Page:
*3 Decision: The Examining Attorney's refusal to accept applicant's claim of acquired distinctiveness under Section 2(f) as to the phrase "DEL WEBB'S NEVADA CLUB" is reversed, and both applications may proceed to publication with an indication that the entire phrase is subject to the provisions of Section 2(f) of the Trademark Act.
J. E. Rice
E. J. Seeherman
Members, Trademark Trial and Appeal Board
FN1. Application Serial No. 511,571 was filed December 3, 1984. Applicant asserts a date of first use on August 1, 1984 and first use in commerce on August 22, 1984. Applicant has disclaimed exclusive rights to use of the word "CLUB".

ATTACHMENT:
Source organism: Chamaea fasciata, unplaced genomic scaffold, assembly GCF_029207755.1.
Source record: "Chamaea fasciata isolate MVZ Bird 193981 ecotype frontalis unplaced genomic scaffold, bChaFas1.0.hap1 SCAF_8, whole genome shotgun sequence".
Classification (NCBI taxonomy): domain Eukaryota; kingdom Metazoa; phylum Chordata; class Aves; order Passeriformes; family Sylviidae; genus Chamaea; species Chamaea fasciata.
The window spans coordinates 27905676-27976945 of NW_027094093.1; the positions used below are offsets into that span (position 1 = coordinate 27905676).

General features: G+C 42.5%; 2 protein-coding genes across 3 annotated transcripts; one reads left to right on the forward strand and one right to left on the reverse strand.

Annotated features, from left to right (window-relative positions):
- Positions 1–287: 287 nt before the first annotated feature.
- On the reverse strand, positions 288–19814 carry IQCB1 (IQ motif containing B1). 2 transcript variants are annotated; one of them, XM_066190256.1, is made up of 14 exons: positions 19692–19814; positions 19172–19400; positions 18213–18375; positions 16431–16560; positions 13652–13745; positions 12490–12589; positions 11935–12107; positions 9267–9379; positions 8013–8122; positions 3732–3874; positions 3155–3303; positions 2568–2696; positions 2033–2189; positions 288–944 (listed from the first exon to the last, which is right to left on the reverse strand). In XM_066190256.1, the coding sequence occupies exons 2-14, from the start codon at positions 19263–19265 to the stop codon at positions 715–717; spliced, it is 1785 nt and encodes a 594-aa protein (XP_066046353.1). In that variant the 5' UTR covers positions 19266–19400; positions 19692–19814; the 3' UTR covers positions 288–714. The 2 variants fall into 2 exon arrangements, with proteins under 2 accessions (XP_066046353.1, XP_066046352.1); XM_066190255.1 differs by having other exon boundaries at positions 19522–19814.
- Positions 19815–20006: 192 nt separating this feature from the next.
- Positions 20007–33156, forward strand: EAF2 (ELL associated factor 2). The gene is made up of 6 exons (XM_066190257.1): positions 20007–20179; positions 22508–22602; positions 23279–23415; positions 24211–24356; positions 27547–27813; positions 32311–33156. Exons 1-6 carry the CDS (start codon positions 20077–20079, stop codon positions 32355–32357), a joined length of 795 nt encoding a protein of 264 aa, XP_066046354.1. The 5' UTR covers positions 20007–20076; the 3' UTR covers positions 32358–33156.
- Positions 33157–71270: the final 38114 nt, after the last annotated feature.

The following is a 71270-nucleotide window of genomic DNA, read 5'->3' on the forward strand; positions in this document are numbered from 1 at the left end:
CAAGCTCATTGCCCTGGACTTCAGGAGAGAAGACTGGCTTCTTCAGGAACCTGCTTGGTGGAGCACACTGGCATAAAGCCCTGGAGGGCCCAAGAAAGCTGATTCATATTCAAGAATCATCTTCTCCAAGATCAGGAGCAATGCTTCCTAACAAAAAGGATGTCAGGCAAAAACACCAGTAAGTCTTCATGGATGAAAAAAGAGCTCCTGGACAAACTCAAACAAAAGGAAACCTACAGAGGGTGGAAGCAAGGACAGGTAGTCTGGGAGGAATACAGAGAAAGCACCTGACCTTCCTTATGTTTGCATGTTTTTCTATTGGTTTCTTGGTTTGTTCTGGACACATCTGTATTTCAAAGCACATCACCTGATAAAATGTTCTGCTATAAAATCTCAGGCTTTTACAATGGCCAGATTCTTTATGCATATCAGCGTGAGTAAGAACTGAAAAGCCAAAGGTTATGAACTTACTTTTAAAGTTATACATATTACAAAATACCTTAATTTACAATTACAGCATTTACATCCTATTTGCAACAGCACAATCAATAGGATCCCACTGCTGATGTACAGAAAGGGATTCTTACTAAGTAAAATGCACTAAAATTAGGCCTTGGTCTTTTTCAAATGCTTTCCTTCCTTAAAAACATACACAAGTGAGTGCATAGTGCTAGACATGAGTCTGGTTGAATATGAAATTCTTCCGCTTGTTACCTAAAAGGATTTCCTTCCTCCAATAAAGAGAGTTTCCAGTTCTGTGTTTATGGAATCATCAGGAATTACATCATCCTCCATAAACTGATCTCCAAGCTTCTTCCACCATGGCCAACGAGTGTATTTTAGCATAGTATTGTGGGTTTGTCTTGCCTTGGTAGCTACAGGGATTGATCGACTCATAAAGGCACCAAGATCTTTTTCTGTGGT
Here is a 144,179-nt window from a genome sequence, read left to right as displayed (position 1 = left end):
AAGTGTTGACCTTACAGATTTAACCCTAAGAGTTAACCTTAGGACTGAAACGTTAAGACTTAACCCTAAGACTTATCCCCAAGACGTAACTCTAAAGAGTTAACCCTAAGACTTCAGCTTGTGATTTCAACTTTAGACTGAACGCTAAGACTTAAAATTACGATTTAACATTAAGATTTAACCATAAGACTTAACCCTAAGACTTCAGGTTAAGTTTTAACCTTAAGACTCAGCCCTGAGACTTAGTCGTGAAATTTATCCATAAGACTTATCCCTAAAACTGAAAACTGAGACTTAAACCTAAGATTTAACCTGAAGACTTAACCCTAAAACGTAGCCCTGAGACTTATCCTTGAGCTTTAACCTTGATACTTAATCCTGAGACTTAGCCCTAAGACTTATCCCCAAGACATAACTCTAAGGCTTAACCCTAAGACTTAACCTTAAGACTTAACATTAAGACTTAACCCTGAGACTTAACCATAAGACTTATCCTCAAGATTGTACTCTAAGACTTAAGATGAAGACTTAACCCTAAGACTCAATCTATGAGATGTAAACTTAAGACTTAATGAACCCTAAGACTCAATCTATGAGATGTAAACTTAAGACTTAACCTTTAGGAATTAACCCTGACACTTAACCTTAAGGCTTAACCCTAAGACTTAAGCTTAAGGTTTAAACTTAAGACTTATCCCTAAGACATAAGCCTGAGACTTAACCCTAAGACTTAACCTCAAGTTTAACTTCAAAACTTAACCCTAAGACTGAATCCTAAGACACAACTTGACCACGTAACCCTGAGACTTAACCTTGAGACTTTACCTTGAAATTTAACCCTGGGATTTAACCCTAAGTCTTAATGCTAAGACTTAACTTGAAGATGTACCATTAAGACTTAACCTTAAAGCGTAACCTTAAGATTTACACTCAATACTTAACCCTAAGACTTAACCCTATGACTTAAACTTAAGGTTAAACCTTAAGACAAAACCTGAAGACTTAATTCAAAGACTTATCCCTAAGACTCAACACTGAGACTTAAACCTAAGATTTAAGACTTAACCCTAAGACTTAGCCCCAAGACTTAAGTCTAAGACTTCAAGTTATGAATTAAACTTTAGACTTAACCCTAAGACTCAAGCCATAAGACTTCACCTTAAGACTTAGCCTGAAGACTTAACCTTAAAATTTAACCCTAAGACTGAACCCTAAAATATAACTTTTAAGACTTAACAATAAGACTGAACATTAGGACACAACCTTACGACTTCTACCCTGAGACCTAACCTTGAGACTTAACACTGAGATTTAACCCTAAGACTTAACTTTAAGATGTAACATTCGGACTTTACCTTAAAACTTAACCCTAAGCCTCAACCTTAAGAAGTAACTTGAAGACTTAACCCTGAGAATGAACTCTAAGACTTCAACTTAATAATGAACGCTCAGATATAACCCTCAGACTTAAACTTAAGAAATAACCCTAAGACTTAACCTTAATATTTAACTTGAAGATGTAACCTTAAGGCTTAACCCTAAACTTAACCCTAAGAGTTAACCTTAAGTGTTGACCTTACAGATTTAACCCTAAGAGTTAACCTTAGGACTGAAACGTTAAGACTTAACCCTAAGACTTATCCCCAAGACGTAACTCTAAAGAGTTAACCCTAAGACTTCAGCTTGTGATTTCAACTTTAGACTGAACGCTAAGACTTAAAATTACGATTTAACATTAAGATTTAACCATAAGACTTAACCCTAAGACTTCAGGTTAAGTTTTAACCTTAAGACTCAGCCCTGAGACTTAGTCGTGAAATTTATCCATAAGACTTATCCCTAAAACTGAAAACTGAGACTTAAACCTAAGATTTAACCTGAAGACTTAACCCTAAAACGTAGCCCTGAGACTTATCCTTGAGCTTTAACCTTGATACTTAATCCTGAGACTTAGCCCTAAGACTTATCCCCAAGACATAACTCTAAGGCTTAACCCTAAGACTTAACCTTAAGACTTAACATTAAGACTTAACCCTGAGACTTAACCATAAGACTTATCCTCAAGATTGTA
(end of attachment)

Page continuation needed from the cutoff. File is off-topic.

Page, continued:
FN2. Application Serial No. 511,894 was filed December 4, 1984. Applicant claims first use and first use in commerce as early as October 3, 1984, with prior use in slightly different forms since May 26, 1982 and use of the "NEVADA CLUB" portion of the mark prior to 1982. Disclaimers of the words "CLUB" and "CASINO & HOTEL" have been entered.
FN3. It is not necessary for us to decide, and we specifically do not do so, whether a claim of acquired distinctiveness under Section 2(f) can properly be made when the entire mark is inherently distinctive.
FN4. While in this case the applicant was able to show that the words "NEVADA CLUB" had been used and promoted separately, it should be noted that it is not necessarily required that the nondistinctive portion of a mark be used alone in order to show that this portion has acquired distinctiveness.
FN5. Applicant may wish to submit a substitute affidavit or an explanation clarifying the record in this regard before the application is forwarded to issue. If applicant chooses to submit a substitute affidavit, it should do so promptly.